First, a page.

Gus Frerotte puts NFL QB mobility in context

As Gus Frerotte observed, some quarterbacks who were considered mobile in his era might not be considered mobile by today's standards

After Hours With Amy Lawrence
September 24, 2020 - 10:59 am
Lamar Jackson Ravens

USA Today Images


If you ask rookies about the biggest difference between college football and the NFL, odds are they’ll say the speed of the game. Well, if you ask former players about the biggest difference between past quarterbacks and current quarterbacks, they’ll probably say the speed of the player.

“Just the athleticism,” former NFL quarterback and current HuddleUpWithGus podcast host Gus Frerotte said on After Hours with Amy Lawrence. “I think back in the day, you had a lot of pocket passers. You had some guys that could run around obviously – Michael Vick, Randall Cunningham, Steve Young – and there were some other quarterbacks that could run. John Elway was always known as a runner, but he wasn’t juking people out. He wasn’t doing a Lamar Jackson or Patrick Mahomes.”

Frerotte, 49, played in the NFL from 1994 to 2008. He has seen the position evolve a great deal since his retirement.

“Most of us were pocket-passers,” he said. “You’d stand in the pocket, you were a statue, and you’re just moving in that little box area between the tackles. It’s kind of how the position was built. We look at Dan Marino as one of the greatest quarterbacks ever, and I don’t know how many rush yards he’s ever had in his career.”

Marino carried 301 times in his career for 87 yards. Jackson rushed for more than 87 yards seven times last season.

“The game has changed tremendously,” Frerotte said. “But they also make it a lot of fun to watch.”

If Frerotte could pick one quarterback with whom to start a franchise, other than Mahomes, he would take Jackson.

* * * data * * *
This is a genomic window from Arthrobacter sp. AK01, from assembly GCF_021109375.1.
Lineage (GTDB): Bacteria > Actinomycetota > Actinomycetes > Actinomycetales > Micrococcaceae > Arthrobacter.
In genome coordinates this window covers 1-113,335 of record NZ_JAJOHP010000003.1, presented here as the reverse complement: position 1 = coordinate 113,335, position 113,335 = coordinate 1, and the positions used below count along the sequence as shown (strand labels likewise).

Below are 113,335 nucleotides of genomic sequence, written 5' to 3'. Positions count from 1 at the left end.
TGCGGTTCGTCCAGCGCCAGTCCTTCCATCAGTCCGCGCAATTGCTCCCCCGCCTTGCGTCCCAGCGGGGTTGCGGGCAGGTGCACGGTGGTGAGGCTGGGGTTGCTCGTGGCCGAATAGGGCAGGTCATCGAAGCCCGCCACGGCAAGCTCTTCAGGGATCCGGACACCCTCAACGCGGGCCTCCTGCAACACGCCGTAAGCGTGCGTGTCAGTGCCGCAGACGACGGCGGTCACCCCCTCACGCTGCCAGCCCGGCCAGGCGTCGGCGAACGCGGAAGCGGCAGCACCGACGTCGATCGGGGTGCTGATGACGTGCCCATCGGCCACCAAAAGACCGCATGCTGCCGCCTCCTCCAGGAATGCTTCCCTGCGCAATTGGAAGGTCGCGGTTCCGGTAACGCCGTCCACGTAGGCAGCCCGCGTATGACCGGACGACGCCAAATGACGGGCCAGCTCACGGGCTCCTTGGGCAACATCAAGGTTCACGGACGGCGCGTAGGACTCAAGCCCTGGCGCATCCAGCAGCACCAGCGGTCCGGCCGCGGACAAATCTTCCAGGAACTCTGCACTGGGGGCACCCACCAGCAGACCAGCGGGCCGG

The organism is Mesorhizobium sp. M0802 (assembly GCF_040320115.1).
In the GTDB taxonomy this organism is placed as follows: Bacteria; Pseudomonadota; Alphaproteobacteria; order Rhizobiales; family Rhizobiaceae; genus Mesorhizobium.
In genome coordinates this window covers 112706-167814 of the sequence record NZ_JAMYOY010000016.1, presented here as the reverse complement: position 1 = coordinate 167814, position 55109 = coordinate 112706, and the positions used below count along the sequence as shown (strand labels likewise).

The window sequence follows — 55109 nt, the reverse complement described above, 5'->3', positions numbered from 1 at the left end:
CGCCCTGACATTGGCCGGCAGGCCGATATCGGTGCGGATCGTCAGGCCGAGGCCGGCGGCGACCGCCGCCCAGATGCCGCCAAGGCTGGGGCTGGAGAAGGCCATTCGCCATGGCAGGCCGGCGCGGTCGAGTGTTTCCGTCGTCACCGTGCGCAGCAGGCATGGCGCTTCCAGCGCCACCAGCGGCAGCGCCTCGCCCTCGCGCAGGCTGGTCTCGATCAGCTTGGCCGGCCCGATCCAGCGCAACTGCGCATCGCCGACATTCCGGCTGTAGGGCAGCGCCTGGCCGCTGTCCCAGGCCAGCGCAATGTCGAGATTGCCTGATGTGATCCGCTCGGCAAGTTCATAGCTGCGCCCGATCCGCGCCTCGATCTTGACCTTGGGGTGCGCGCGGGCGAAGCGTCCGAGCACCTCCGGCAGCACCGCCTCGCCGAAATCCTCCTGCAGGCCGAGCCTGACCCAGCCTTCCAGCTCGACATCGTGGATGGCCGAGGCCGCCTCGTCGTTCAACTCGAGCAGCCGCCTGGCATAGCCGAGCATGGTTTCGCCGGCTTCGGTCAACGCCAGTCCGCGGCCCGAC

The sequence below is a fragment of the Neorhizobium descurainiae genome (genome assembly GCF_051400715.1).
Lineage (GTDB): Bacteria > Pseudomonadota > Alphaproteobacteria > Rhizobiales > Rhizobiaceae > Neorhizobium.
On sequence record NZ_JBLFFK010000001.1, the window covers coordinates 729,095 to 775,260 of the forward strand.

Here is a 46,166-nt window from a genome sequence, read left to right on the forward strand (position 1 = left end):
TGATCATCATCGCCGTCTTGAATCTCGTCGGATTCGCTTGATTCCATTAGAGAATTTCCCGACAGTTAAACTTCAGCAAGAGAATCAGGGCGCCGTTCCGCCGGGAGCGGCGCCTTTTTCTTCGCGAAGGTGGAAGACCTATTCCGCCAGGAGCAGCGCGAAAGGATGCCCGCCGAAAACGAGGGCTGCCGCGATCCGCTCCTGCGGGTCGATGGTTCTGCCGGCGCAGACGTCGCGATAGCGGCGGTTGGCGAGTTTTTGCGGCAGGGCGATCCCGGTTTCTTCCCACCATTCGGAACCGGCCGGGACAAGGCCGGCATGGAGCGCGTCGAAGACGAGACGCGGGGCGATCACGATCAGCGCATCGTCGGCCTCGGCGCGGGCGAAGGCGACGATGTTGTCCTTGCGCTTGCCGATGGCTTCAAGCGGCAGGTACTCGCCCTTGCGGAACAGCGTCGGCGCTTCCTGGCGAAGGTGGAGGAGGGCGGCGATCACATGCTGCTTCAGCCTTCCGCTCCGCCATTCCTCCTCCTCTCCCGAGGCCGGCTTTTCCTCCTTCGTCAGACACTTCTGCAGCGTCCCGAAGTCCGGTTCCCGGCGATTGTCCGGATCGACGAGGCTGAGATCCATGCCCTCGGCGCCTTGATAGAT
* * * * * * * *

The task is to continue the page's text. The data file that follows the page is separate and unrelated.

“I think that he’s getting better and better at reading the defenses, getting rid of the ball,” he said. “He shows that he can make the throws week in and week out. When you watch him run, it’s electric. He can make guys miss, he can escape danger – sometimes I watch and I’m just in awe. . . . Obviously there are some other quarterbacks that are out there that are tremendous. Joe Burrow is going to be really good. Even him, he’s athletic, you see him run the ball. He’s just got to figure out how to take care of his body [in terms of] getting the first down and throwing it away and all those things.”

Still, as so many teams shift to mobile quarterbacks, it’s incredible to see signal-callers like Tom Brady and Drew Brees still have success after all these years. Their work ethic, particularly in the offseason, is the stuff of legend.

“That’s what you have to do,” Frerotte said. “Their minds are still sharp, but once your body starts breaking down, you can’t make the throws. You can’t whip that ball 20 yards downfield like you used to. Then there’s always somebody that’s coming up to take your spot.”